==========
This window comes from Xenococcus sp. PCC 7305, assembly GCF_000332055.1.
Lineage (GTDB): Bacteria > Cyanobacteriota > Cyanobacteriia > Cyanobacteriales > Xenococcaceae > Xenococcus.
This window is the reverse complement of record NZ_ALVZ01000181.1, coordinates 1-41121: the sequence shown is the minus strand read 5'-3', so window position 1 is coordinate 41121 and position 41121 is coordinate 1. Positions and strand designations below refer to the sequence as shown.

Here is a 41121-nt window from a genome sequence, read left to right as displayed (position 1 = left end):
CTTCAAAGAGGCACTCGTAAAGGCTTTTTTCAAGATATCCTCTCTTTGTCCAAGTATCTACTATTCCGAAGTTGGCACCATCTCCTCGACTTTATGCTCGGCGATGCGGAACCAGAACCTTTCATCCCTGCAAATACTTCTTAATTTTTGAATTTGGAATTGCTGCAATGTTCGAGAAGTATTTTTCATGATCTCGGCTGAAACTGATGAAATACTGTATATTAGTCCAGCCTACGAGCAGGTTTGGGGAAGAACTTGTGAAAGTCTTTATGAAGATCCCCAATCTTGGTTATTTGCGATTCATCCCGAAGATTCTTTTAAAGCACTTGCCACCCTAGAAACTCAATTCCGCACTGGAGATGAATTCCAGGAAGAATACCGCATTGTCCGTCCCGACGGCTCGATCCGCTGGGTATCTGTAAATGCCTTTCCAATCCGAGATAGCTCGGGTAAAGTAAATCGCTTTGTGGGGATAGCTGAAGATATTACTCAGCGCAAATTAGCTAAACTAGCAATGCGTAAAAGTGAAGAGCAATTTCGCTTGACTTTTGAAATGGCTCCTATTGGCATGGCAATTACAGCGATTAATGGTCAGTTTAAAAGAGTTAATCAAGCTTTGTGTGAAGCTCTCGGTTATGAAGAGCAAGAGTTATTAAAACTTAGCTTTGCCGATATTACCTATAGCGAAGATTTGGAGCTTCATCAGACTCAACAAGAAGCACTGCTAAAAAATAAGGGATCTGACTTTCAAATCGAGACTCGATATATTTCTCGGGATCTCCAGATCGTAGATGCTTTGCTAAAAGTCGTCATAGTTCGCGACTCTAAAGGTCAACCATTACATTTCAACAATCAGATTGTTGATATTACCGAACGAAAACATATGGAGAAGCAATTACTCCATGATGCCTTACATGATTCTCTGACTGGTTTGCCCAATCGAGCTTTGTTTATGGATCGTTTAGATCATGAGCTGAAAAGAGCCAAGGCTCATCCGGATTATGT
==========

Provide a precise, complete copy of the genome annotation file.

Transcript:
This window comes from Xenococcus sp. PCC 7305, assembly GCF_000332055.1.
Lineage (GTDB): Bacteria > Cyanobacteriota > Cyanobacteriia > Cyanobacteriales > Xenococcaceae > Xenococcus.
This window is the reverse complement of record NZ_ALVZ01000181.1, coordinates 1-41121: the sequence shown is the minus strand read 5'-3', so window position 1 is coordinate 41121 and position 41121 is coordinate 1. Positions and strand designations below refer to the sequence as shown.

Here is a 41121-nt window from a genome sequence, read left to right as displayed (position 1 = left end):
CTTCAAAGAGGCACTCGTAAAGGCTTTTTTCAAGATATCCTCTCTTTGTCCAAGTATCTACTATTCCGAAGTTGGCACCATCTCCTCGACTTTATGCTCGGCGATGCGGAACCAGAACCTTTCATCCCTGCAAATACTTCTTAATTTTTGAATTTGGAATTGCTGCAATGTTCGAGAAGTATTTTTCATGATCTCGGCTGAAACTGATGAAATACTGTATATTAGTCCAGCCTACGAGCAGGTTTGGGGAAGAACTTGTGAAAGTCTTTATGAAGATCCCCAATCTTGGTTATTTGCGATTCATCCCGAAGATTCTTTTAAAGCACTTGCCACCCTAGAAACTCAATTCCGCACTGGAGATGAATTCCAGGAAGAATACCGCATTGTCCGTCCCGACGGCTCGATCCGCTGGGTATCTGTAAATGCCTTTCCAATCCGAGATAGCTCGGGTAAAGTAAATCGCTTTGTGGGGATAGCTGAAGATATTACTCAGCGCAAATTAGCTAAACTAGCAATGCGTAAAAGTGAAGAGCAATTTCGCTTGACTTTTGAAATGGCTCCTATTGGCATGGCAATTACAGCGATTAATGGTCAGTTTAAAAGAGTTAATCAAGCTTTGTGTGAAGCTCTCGGTTATGAAGAGCAAGAGTTATTAAAACTTAGCTTTGCCGATATTACCTATAGCGAAGATTTGGAGCTTCATCAGACTCAACAAGAAGCACTGCTAAAAAATAAGGGATCTGACTTTCAAATCGAGACTCGATATATTTCTCGGGATCTCCAGATCGTAGATGCTTTGCTAAAAGTCGTCATAGTTCGCGACTCTAAAGGTCAACCATTACATTTCAACAATCAGATTGTTGATATTACCGAACGAAAACATATGGAGAAGCAATTACTCCATGATGCCTTACATGATTCTCTGACTGGTTTGCCCAATCGAGCTTTGTTTATGGATCGTTTAGATCATGAGCTGAAAAGAGCCAAGGCTCATCCGGATTATGT